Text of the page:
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William F. Fox, Lt. Col. U. S. V., Regimental Losses in the American Civil War, 1861-1865: A Treatise on the extent and nature of the mortuary losses in the Union regiments, with full and exhaustive statistics compiled from the official records on file in the state military bureaus and at Washington 21 1 Browse Search
Southern Historical Society Papers, Volume 2. (ed. Reverend J. William Jones) 19 1 Browse Search
D. H. Hill, Jr., Confederate Military History, a library of Confederate States Military History: Volume 4, North Carolina (ed. Clement Anselm Evans) 12 0 Browse Search
The Photographic History of The Civil War: in ten volumes, Thousands of Scenes Photographed 1861-65, with Text by many Special Authorities, Volume 3: The Decisive Battles. (ed. Francis Trevelyan Miller) 10 2 Browse Search
Edward Porter Alexander, Military memoirs of a Confederate: a critical narrative 10 0 Browse Search
Fitzhugh Lee, General Lee 8 2 Browse Search
Benson J. Lossing, Pictorial Field Book of the Civil War. Volume 3. 8 2 Browse Search
Ulysses S. Grant, Personal Memoirs of U. S. Grant 8 0 Browse Search
Southern Historical Society Papers, Volume 18. (ed. Reverend J. William Jones) 7 3 Browse Search
Horace Greeley, The American Conflict: A History of the Great Rebellion in the United States of America, 1860-65: its Causes, Incidents, and Results: Intended to exhibit especially its moral and political phases with the drift and progress of American opinion respecting human slavery from 1776 to the close of the War for the Union. Volume II. 7 1 Browse Search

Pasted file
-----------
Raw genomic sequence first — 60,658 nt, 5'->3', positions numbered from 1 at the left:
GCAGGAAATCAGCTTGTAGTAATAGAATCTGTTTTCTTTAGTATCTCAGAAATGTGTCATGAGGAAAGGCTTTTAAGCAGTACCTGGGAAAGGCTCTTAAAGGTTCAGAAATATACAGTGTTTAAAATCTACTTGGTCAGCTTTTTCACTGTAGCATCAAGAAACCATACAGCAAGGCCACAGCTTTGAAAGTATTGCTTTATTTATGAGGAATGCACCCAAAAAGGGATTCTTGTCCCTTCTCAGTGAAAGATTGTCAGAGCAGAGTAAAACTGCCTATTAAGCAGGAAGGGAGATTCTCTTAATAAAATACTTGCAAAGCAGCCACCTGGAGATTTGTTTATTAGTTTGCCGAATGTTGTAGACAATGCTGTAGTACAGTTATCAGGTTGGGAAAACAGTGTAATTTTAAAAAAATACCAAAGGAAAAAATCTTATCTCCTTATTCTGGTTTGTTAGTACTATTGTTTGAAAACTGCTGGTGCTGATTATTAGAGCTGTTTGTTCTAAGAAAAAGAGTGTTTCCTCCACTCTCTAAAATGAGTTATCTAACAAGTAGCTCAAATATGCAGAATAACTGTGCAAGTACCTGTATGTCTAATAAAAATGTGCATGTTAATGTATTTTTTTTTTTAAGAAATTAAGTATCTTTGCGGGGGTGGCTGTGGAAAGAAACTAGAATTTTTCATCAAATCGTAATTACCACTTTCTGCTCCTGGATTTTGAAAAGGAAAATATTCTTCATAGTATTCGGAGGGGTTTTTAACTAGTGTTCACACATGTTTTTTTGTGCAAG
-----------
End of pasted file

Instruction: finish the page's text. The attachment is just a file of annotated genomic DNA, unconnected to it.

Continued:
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Browsing named entities in Thomas Wentworth Higginson, Massachusetts in the Army and Navy during the war of 1861-1865, vol. 1: prelminary narrative. You can also browse the collection for Ledlie or search for Ledlie in all documents.

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n who had the most precocious and innate gift for war. After he had been appointed brigadier-general of volunteers (June 20, 1864) and had been assigned to Major-General Ledlie's division of the 9th Corps, there was, it seems, some talk of giving him command of the division; but he writes to his mother, I think I had rather try a the assault been properly led, it could have gone straight to the crest which overlooked the enemy's works, receiving scarcely a shot in its way. But neither General Ledlie, the commander of the leading division, nor General Ferrero, commanding the first supporting division, was in a position from which he could see either the enfort would have overcome. This unhappy day cost the Union army 4,000 men. (Walker's 2d Army Corps, pp. 567-568.) Maj. J. H. Powell, U. S. A., who was one of General Ledlie's staff at the Crater, says that he and all of them remained during the entire engagement in or near a bomb-proof within the Union lines. (Century War Book,